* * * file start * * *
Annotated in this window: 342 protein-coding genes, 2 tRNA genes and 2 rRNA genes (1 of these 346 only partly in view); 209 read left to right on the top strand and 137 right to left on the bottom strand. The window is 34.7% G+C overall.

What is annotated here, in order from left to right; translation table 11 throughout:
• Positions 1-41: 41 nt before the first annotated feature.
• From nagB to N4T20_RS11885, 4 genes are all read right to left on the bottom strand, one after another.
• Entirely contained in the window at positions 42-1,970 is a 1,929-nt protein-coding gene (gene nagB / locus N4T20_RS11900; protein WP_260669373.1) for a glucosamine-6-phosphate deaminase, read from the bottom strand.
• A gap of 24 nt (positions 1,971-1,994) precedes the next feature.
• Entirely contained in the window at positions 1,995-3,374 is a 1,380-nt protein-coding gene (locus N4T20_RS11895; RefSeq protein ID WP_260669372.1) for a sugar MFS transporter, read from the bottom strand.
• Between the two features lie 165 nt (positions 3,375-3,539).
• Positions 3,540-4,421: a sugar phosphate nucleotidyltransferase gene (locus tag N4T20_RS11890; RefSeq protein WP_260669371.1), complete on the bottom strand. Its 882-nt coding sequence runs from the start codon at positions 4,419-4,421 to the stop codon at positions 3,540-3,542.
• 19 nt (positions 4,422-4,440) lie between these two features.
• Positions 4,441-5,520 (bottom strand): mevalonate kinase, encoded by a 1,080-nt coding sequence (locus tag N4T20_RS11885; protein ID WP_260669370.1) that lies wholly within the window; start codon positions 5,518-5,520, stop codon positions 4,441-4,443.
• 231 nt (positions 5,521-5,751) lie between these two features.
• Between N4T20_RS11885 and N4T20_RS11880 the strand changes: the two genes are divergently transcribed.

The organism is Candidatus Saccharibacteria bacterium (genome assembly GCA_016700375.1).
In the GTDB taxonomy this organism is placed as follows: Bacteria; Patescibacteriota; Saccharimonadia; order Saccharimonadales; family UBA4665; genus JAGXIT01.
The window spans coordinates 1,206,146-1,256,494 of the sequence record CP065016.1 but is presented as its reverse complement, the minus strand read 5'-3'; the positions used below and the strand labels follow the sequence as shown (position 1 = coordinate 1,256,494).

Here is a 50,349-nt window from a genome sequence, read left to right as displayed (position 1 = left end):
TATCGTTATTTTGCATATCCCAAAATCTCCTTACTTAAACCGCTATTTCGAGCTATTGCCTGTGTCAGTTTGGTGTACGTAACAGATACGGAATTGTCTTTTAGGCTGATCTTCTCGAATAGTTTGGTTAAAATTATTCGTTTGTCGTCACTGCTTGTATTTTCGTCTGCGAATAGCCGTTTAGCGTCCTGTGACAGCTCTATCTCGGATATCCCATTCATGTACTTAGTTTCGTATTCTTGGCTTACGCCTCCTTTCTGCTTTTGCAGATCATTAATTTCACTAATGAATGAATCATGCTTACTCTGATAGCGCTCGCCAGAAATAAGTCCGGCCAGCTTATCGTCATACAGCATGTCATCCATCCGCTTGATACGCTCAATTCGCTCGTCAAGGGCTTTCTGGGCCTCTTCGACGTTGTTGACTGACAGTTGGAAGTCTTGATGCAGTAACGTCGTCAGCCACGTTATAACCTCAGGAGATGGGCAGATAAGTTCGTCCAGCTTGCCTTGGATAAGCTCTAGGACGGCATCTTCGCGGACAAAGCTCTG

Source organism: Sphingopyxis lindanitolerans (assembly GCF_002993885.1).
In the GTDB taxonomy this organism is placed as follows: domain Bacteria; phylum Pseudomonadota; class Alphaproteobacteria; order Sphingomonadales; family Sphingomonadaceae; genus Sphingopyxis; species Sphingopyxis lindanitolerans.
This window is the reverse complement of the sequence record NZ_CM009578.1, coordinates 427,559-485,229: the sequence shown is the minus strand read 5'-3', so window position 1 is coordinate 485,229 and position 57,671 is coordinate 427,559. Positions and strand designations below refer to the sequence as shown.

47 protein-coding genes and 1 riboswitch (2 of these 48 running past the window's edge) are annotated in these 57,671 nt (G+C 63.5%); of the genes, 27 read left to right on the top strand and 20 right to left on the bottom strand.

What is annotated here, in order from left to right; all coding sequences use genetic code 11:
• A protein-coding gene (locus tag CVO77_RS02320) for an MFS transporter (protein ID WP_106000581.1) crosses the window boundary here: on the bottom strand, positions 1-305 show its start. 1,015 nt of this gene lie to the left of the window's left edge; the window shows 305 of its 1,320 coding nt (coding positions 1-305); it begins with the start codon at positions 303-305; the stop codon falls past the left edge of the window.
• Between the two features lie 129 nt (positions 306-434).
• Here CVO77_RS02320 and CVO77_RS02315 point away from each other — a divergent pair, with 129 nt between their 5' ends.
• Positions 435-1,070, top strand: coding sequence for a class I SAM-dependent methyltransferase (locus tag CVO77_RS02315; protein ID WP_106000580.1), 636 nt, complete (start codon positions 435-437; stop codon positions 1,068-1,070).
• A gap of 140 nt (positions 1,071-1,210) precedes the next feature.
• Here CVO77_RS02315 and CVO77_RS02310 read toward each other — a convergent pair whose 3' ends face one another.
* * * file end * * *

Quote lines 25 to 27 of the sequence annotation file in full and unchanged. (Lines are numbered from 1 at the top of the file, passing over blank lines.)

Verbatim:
• Between the two features lie 129 nt (positions 306-434).
• Here CVO77_RS02320 and CVO77_RS02315 point away from each other — a divergent pair, with 129 nt between their 5' ends.
• Positions 435-1,070, top strand: coding sequence for a class I SAM-dependent methyltransferase (locus tag CVO77_RS02315; protein ID WP_106000580.1), 636 nt, complete (start codon positions 435-437; stop codon positions 1,068-1,070).